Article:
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Section Deck Between Gunbays by mikiek - FINISHED - Panart - 1:23


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I have had this kit for a few months - on the shelf. Niagara being my main effort to this point. Watching Bob a.k.a. Cobr@ work this kit got my interest up. I am also at a stage with Niagara that is painfully monotonous, so this will be a good distraction. I don't plan on adding every gory detail to this log. Bob has done a fantastic job of that. I will make notes on what happens along the way with this build.

 

One interesting thing already - Niagara's scale is 1:64. This kit is 1:23.  Parts are huge in comparison, notably the 1 1/2" long gun barrel on Niagara is about 5" here. The kit has a lot of pieces - buckets, cannonballs, etc. that could not be replicated at 1:64.

 

I will spare you the pix of the kit, but I will say the materials seem fairly good. The wood is well cut, brass is clean with no casting sludge on it. The one negative I have run into has to do with the laser cut parts. There are several places where the laser did not get all the way thru. Had the sheets been basswood this would be no big deal. Not sure what wood the ply sheets are but it's pretty hard and also 1/4" thick. Trying to get thru that with an Exacto has been an ordeal. I have been tempted to pull out the scroll saw as one place where the laser failed is some of the cannon carriage wheels, meaning a round cut.

 

Next note - this is probably no biggy for most of you but as this is my second build, it is my first with plans in a non-english format. So far not a real problem as I am not paying a lot of attention to them. Most steps are pretty obvious and a look at the pix in the instruction book ( each step is described in one or two words - like 'glue') help to determine what part to use.

 

I started putting together the frame. It was pretty flimsy at first, but Panart did a good job of providing braces/knees to beef the structure up. Each piece I add makes the whole thing a bit stronger.

 

Here's where I'm at tonite:

 

post-22218-0-43341100-1468212109_thumb.jpg

 

post-22218-0-00334300-1468212121_thumb.jpg

 

The gun deck is the 'ground level' deck in this build. There will also be a portion of the main deck above that. I am refraining from putting the some of the main deck supports/beams in yet. I can already see it's going to get tight trying to build the gun deck so any extra room to move hands around is a bonus.

 

post-22218-0-86729600-1468212135_thumb.jpg

 

 

Edited by mikiek
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Nirvana - glad to have you along. I have been looking at the section kits for some time now, but nothing really grabbed me. I would call this one more of a chunk than a section. The level of detail is what attracted me. The whole layout is very busy.

 

Excellent point on the laser burns. Some of that will be planked over, however a good review and sanding now would be prudent as it is only going to get harder to do that as the build goes on.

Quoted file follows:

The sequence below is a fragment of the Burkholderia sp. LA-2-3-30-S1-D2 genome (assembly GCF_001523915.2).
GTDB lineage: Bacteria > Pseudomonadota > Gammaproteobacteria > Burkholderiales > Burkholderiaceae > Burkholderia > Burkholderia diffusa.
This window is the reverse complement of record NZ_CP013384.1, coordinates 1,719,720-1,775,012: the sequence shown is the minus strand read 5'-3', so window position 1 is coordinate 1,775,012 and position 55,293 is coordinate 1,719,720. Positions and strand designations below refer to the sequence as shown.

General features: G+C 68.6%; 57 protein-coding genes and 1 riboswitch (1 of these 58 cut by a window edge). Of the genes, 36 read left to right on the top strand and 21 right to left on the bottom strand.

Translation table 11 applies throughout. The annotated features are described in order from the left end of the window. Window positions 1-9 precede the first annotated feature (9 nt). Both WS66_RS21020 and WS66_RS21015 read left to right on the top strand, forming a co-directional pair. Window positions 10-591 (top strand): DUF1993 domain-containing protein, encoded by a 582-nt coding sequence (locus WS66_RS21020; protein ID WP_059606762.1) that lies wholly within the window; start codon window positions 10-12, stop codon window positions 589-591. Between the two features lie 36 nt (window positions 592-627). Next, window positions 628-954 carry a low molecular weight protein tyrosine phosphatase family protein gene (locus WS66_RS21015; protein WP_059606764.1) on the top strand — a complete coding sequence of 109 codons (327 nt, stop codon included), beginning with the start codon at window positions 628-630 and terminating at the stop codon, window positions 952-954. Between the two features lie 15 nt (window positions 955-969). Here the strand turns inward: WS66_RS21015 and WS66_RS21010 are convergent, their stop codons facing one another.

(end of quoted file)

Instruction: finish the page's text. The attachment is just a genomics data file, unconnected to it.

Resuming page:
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Mike,

Even though the laser burns will be covered, many of us has experienced less contact with glue when charded.

Using a combo of CA (spot (like spot welding)) along with wood glue and your structure will be solid.

Clean up any wet spots from glue before setting!

Edited by Nirvana
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 The one negative I have run into has to do with the laser cut parts. There are several places where the laser did not get all the way thru. Had the sheets been basswood this would be no big deal. Not sure what wood the ply sheets are but it's pretty hard and also 1/4" thick. Trying to get thru that with an Exacto has been an ordeal. I have been tempted to pull out the scroll saw as one place where the laser failed is some of the cannon carriage wheels, meaning a round cut.

 

 

:

 

 

Hi Mike

          As you know i am doing 2 of these kits and i had exactly the same problems with the laser cuts not going all the way through.  :huh:  For straight parts this didn't matter as they need a good sanding to get all the soot off anyway.

As you point out there is a problem with the carriage wheels not being fully cut. Getting the small holes in the center of the wheels sorted is no big deal just use a 2mm drill. To get the outer rims of the wheels nicely round what i did was wait until i was ready to fit them to the axles, then i fitted the dowels into them a bit longer than needed then put the dowel in a drill and spun them while holding a sanding board against them, just don't go too far and make them too small ;)

Good idea leaving the upper deck center support out wish i had thought of that with my big fat fingers :D

Edited by Cobr@
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It's good to have you guys on board for this! Any and all comments are welcome, be they positive or negative.